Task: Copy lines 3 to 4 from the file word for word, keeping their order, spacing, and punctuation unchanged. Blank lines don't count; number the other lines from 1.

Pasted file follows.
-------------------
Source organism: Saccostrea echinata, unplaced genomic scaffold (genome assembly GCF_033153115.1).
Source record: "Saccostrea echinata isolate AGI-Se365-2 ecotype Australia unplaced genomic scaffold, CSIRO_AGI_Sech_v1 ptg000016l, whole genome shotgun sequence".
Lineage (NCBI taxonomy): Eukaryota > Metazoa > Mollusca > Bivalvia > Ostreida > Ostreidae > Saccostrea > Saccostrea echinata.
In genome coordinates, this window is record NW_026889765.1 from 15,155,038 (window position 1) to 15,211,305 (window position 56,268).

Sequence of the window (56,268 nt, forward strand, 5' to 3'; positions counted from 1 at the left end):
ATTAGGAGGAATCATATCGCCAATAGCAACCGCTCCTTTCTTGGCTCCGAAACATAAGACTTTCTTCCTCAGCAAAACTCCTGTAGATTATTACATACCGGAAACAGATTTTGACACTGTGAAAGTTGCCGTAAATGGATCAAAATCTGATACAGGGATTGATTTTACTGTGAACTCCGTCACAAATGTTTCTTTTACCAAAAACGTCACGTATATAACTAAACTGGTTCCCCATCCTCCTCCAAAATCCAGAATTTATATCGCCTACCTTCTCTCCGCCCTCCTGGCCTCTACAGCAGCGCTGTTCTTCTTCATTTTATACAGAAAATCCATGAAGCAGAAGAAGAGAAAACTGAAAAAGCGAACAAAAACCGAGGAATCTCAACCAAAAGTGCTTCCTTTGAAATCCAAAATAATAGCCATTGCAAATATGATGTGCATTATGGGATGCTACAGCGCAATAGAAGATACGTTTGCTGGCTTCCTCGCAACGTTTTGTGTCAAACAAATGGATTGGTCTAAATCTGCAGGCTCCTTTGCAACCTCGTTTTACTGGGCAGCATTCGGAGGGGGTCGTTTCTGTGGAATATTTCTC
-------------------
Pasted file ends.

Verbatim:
Lineage (NCBI taxonomy): Eukaryota > Metazoa > Mollusca > Bivalvia > Ostreida > Ostreidae > Saccostrea > Saccostrea echinata.
In genome coordinates, this window is record NW_026889765.1 from 15,155,038 (window position 1) to 15,211,305 (window position 56,268).